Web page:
How well you preserve, protect, and groom your reputation, not by surface or artificial manipulations, but by deeds and habits that bear out your values, will determine a lot about the quality, commitment, and performance of your followers.

    In researching our new book, we recently had a series of discussions with employees from the manufacturing, services, banking, retail, and foodservice sectors, about this notion of personal reputation. We asked them to imagine that they had been offered a choice among three attractive positions, as a promotion, and that the only distinguishing factor among the choices was the reputation of the manager they would be reporting to. We asked what elements of a manager's reputation would drive their decision.

    Here's a synopsis of what they said, in no particular order of importance.

    Employee Development: Does the manager have a reputation for helping others discover their unique capabilities and aspirations, and then illuminating the path that will take them there? Or, are they primarily interested in their own advancement?

    Responding to mistakes: How understanding is the manager when somebody goofs? Are mistakes generally treated as learning experiences, or does the manager use humiliation and guilt in berating the employee for the foul-up? How well does the boss discern between honest mistakes and errors of the heart? And, at the other end of the equation, have they demonstrated a penchant for separating slower moving, mistake-prone turkeys from the flock?

    Emotional control: How well does the manager handle his or her own emotions? Are the words "professional", "stable", and "mature" (regardless of chronological age) generally associated with this manager? Or does the boss throw tantrums (or other things), sulk, or go to his room and slam the door? Does she say things she later needs to apologize for (an apology that frequently fails to be heard)?

    Micromanagement: Is this manager known for keeping his thumb on every aspect of what people do? Or is he associated with collaboration, autonomy, and trust. According to those who talked to us, this is a big one, especially in this so-called age of empowerment.

    Compassion: What's the manager's "compassion index"? How is he likely to respond when an employee faces an unusually tough situation? Does she always go by the book, or does she write her own chapters that seek to maximize the outcomes for both the individual and the company? Several people, in different groups said they always want to know if the manager acts like a "real person", or just an extension of the corporation.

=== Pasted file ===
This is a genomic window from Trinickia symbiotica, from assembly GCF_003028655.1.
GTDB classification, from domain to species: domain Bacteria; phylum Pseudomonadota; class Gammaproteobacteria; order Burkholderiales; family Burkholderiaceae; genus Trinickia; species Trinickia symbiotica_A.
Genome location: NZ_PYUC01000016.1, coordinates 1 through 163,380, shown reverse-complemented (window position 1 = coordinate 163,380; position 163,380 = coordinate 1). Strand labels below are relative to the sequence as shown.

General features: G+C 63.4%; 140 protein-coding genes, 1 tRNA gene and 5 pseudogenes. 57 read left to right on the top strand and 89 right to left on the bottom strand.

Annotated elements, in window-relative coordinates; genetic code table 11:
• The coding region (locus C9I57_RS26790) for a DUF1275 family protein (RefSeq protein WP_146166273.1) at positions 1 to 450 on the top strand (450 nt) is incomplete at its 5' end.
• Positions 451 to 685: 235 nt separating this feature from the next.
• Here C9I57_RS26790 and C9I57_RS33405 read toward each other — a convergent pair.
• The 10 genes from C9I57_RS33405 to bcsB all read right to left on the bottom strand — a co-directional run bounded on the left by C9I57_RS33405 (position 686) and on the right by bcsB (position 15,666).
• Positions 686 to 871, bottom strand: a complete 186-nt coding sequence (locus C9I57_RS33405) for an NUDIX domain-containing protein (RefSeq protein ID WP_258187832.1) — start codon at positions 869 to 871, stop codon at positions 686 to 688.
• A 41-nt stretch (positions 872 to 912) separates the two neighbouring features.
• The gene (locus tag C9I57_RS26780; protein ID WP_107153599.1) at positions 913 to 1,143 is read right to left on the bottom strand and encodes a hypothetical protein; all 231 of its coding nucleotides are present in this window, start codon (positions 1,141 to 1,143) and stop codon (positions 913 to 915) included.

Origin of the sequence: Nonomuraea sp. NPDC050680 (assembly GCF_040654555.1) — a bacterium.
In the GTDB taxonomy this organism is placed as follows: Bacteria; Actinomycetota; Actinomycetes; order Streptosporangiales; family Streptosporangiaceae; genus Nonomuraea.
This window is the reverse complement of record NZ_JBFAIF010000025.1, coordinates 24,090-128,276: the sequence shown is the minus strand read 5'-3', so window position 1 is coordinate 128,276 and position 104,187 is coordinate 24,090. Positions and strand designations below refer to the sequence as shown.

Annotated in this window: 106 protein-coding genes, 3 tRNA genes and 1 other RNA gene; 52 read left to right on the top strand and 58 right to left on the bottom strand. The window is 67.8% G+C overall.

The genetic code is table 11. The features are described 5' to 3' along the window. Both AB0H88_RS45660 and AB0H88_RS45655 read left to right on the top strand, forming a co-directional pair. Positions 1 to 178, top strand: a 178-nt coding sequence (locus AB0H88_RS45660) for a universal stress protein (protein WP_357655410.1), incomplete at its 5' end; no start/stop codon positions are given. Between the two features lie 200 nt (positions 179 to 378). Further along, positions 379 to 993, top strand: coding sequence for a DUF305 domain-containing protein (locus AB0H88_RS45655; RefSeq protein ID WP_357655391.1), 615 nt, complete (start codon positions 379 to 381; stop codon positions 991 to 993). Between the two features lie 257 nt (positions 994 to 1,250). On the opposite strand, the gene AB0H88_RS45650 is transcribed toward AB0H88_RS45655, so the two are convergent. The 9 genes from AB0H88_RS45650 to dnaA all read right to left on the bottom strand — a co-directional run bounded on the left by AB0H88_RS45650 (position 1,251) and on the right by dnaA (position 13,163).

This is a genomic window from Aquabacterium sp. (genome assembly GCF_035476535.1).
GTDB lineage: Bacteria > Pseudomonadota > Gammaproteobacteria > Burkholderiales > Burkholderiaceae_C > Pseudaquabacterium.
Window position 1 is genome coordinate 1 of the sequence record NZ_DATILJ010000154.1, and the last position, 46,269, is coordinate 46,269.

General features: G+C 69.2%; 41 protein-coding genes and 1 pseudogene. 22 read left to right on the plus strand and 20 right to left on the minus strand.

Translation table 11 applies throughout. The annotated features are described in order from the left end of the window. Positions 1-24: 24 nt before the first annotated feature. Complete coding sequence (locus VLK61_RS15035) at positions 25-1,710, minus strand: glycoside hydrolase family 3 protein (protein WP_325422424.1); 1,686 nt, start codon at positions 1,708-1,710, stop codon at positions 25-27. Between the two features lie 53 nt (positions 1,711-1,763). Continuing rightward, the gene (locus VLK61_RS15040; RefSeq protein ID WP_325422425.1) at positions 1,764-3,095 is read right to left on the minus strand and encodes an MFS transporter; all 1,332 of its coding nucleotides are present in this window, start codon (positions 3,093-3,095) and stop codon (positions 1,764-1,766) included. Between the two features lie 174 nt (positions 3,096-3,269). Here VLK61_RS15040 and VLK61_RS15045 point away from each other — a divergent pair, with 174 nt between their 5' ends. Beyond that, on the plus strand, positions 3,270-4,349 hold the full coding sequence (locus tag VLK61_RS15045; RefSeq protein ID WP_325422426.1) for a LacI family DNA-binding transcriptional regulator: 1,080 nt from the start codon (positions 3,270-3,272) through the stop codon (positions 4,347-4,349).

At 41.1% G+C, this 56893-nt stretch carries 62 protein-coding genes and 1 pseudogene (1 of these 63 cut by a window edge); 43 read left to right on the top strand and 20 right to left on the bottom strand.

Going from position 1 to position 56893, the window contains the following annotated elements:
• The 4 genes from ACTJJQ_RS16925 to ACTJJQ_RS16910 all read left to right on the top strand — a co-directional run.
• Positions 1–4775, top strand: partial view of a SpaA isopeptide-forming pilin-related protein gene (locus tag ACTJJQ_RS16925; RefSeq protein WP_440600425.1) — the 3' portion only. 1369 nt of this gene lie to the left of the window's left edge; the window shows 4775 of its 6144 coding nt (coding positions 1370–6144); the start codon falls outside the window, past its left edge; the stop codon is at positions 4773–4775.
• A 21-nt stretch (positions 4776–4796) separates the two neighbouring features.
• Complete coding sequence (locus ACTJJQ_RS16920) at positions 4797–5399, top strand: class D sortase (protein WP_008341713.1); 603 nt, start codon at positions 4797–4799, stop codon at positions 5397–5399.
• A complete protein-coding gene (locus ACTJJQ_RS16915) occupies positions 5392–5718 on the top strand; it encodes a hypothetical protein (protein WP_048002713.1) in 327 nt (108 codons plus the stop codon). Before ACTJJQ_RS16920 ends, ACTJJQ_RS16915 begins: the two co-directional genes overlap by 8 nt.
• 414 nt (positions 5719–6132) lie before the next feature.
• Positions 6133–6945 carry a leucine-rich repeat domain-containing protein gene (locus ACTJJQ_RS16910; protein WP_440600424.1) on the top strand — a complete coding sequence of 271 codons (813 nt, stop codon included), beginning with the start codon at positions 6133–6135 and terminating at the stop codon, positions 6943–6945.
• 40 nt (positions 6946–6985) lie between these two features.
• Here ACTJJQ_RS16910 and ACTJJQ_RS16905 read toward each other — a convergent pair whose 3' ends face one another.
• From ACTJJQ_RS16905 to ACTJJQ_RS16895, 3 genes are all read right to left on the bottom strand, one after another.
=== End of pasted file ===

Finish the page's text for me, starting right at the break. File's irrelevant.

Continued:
Status and position: We were struck by the number of people we talked to who mentioned this. In unanimous proportion, people said they were sick of managers who acted as though they were somehow "better", just because they appeared closer to the top of the org chart.

    So, what's it smell like around your workplace? And more to the point, in your own department, or your own team? Take a big whiff, and if you don't like the aroma, take strides to freshen the air - for the long term - with some new leadership behaviors. It's even better than a spray of highly respected S.C. Johnson and Sons' Glade Aerosol.

    Hear it straight from the cow's - er - horse's mouth

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    Dinged Up Paperbacks Available at Big Savings

    You know how it is when you've been on the road for a while. The same goes for our paperback version of Contented Cows. After a few trips back and forth from one convention to another, or back from the distributor, they start to show just a few signs of travel fatigue. Same great book inside, but maybe with a corner or two turned up. While they've never actually been used, we can't really sell them as new. Our loss is your gain. These books are available, while supplies last, at our Contented Cows Online Store, for only 8 bucks (US). To order, click here.